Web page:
|Scientific Name:||Dasyprocta prymnolopha|
|Species Authority:||Wagler, 1831|
|Red List Category & Criteria:||Least Concern ver 3.1|
|Assessor(s):||Catzeflis, F., Patton J., Percequillo, A., & Weksler, M.|
|Contributor(s):||Ojeda, R., Samudio Jr, R., Timm, R., Bidau, C. & Bonvicino, C.R.|
This species is listed as Least Concern in view of its wide distribution, presumed large population, and because it is unlikely to be declining at nearly the rate required to qualify for listing in a threatened category.
|Previously published Red List assessments:|
Limited to northeastern Brazil from eastern Para state south of the Rio Amazonas along the coast to Alagoas and Bahia states; inland into Minas Gerais and Tocantins states. Elevation range from sea level to 900 meters (Patton and Emmons 2015).
Native:Brazil (Alagoas, Bahia, Pará)
|Range Map:||Click here to open the map viewer and explore range.|
|Population:||This is a common agouti species (Eisenberg and Redford 1999). It can be found within a wide diversity of phytogeographic assemblages (Patton and Emmons 2015).|
|Current Population Trend:||Unknown|
|Habitat and Ecology:|
Found in deciduous forest and scrub, including cerrado and caatinga, and probably coastal rainforest habitats. Found within a wide diversity of phytogeographic assemblages in eastern Brazil, from Floresta Ombrófila Densa to Savana and Savana Estépica. It is the only agouti of the Caatinga biome (Gilbert 2016). It is found in a wide variety of phytogeographic assemblages in Eastern Brazil (Patton and Emmons 2015).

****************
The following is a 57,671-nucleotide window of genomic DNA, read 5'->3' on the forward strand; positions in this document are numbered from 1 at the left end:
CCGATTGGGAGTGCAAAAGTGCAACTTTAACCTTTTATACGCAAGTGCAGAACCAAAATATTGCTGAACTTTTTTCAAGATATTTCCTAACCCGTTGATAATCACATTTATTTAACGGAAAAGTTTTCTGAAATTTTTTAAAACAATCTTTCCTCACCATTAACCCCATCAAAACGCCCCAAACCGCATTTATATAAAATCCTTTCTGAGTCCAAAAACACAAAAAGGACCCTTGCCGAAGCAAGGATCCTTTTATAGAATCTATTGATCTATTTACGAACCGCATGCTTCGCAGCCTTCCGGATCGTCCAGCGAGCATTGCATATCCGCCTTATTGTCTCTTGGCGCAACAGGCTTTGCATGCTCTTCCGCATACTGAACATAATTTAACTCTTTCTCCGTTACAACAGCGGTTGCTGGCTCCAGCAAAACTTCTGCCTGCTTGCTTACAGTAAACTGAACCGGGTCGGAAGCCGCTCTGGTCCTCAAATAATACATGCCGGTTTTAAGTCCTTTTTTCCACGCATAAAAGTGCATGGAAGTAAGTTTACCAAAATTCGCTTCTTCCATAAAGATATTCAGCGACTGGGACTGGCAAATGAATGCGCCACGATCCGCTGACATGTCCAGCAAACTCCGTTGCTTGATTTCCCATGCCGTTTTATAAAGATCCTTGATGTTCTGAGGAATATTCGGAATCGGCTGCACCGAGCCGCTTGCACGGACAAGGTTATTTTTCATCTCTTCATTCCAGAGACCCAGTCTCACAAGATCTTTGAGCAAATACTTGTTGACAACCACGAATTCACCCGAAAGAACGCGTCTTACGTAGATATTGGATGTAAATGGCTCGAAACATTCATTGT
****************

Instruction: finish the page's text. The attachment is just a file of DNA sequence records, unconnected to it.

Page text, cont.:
|Generation Length (years):||5|
|Use and Trade:||This species is hunted for food in some parts of its range (de Souza and Alves 2014).|
|Major Threat(s):||There are no known major threats to this species. Nevertheless it is a species hunted for food in some parts of its range (de Souza and Alves 2014).|
|Conservation Actions:||It is not known if there are any effective conservation measures in place to protect this species.|
de Souza, J.B. and Alves, R.N.N. 2014. Hunting and wildlife use in an Atlantic Forest remnant of northeastern Brazil. Tropical Conservation Science 7(1): 145-160.
Eisenberg, J.F. and Redford, K.H. 1999. Mammals of the Neotropics. The Central Neotropics. The University of Chicago Press, Chicago, USA.
Gilbert, J.A. 2016. Family Dasyproctidae. In: Wilson, D.E., Lacher, T.E., Jr and Mittermeier, R.A. (eds), Handbook of Mammals of the World. Vol. 6. Lagomorphs and Rodents: Part 1., Lynx Editions, Barcelona.
IUCN. 2016. The IUCN Red List of Threatened Species. Version 2016-2. Available at: www.iucnredlist.org. (Accessed: 04 September 2016).
Pacifici, M., Santini, L., Di Marco, M., Baisero, D., Francucci, L., Grottolo Marasini, G., Visconti, P. and Rondinini, C. 2013. Generation length for mammals. Nature Conservation 5: 87–94.
Patton, J.L. and Emmons, L.H. 2015. Family Dasyproctidae Bonaparte, 1838. In: Patton, J.L., Pardiñas, U.F.G. and D'elia, G. (eds), Mammals of South America Volume 2: Rodents, pp. 733-762. University of Chicago Press, Chicago.
|Citation:||Catzeflis, F., Patton J., Percequillo, A., & Weksler, M. 2016. Dasyprocta prymnolopha. The IUCN Red List of Threatened Species 2016: e.T6286A22198296.Downloaded on 22 October 2016.|
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